Poultry pens on the borders of Victory Park were soon filled with water with the result that many hens lost their lives. Ducks scored heavily here. Several cows and goats were drowned, and dogs which found them¬selves unable to swim against the strong current also succumbed.
Football Ground Bathing.
The floods resulted in havoc at the Corn-Mill. Sacks of flour were drenched so that the contents could not be used, while machi¬nery was put out of order. The great depth of water in the building confronted the proprietors with a perplexing problem. Similar conditions prevailed in the Gas Works yard adjoining, and at one time it was feared that the gasometers might be seriously damaged.
Bridges over Butts Beck and other local streams were carried away and walls all over the town were torn down. A picturesque waterfall was created by the overflow of water from the railway embankment on to Skipton Road near the Gisburn Road School. The cricket ground became a great sheet of water, while the Park Villa football ground was actually used as a bathing pool later in the week.
Farms in the district bore the full brunt of the storm. Among those who suffered most were the occupants of Smith's Farm, Colne Road, their furniture being badly knocked about and carpets ruined. A row of houses, known as the Gillians, and situate above Bancroft Mill, came in for severe treatment; indeed part of Mr. James Smith's dwelling was carried away. The on-rushing stream made a big hole straight through the house.
A Barnoldswick police constable was caught by the storm on a moorland beat, and was stranded for nearly three hours. Children in most of the schools in the district had to wait for the storm to abate. A number of scholars were conveyed by motor boat from Salterforth School to their homes near the Stew Mill.
Mr. H. Hartley, an ironmonger in New¬town, had his house, "Buena Vista," Tubber Hill, struck by lightning. Alarge portion of the chimney stack was wrenched away and a hole bored through the roof and gable wall. One of the bedrooms was completely upset by a heavy fall of debris. "It was indeed fortunate that no one was in the bedroom at the time," Mr. Hartley told a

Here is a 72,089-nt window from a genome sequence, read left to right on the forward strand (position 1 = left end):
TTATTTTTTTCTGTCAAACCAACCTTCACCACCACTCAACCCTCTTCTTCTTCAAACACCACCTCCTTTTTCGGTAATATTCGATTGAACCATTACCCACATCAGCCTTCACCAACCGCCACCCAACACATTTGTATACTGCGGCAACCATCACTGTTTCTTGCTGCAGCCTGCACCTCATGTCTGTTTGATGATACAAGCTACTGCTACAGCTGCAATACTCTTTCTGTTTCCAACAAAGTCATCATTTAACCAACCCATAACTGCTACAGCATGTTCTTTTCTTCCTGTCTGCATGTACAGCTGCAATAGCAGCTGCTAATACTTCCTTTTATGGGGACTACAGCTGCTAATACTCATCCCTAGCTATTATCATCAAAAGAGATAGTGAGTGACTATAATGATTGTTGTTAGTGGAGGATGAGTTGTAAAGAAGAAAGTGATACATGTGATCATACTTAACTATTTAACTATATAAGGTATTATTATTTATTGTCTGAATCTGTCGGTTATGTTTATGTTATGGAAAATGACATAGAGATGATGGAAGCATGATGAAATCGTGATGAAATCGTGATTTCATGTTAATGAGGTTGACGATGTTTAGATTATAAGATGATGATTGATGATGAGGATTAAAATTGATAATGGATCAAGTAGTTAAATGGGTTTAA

CRAVEN HERALD reporter. “At present I am unable to estimate the damage." Mrs, Hartley, who was in the house at the time, was terrified but was thankful that more serious damage was not done, so she stated in an interview.
Another house in Skipton Road was struck, but the only effect was the displace¬ment of telephone insulators. Slates were torn off in other areas.
Cars and motor cycles garaged in the neighbourhood of Butte were swept away by the torrential downpour, and some were not recovered until late the next day. A number of cars and cycles were beyond repair. Mr. and Mrs. Edward Cook, the proprietors of Bailey’s Drug Stores at the top of Skipton Road, nearly lost their luxuri¬ous new Hillmann four-seater, purchased only three weeks ago. The wooden garage was smashed to pieces, while the car was completely submerged in Butts Beck. "The car has not done anything like 1,000 miles," Mrs. Cook told a CRAVEN HERALD reporter, "and the makers at Coventry have had to take it to pieces. Luckily we paid the extra money and took out an all-in insurance policy."
Wooden structures used for storage pur¬poses were torn in pieces. The water entered cellars and basements all over Barnoldswick, tradesmen being the worst sufferers.
TRIBUTE TO LOYALTY OF OPERATIVES.
As a result of the terrific storm a large proportion of the town's 4,000 cotton opera¬tives were unemployed on Tuesday. The fire Brigade went to Clough Mill and sprayed the blackened warps with their hoses, while a large staff of male operatives toiled all day with hose pipes, buckets and wheel-barrows in a valiant endeavour to drain away the muddy water, which stood more than six inches deep. As much of the debris was cleared away as possible.
"There is no possibility of insurance pay¬ments to relieve the burden," so the cashier (Mr. A. Berridge) stated this week. "The usual factory policies cover only damage by fire and lightning." This statement was borne out by Mr. M. Horsfield, junior, a partner in Messrs Maurice Horsfield & Son, Calf Hall Shed. "We can only put our trust in the goodwill of the Insurance Company," he declared.
At first it was thought that no work would be possible at Clough Mill for several months, but a reassuring statement was made by the manager yesterday (Thursday). "The work of reconditioning the mill has gone on so well that we have already got some of the warps back in the looms," Mr. Leeper told a CRAVEN HERALD representative over a hurried cup of tea. "Some of the looms could be set running now and there is no doubt that some of the weavers will be able to start work when they return from their holidays, which start this week-end. The reparation will be spread over the next six weeks. It will be some time before the wall at the end of the weaving shed is repaired, but the shafting will be restored immediately.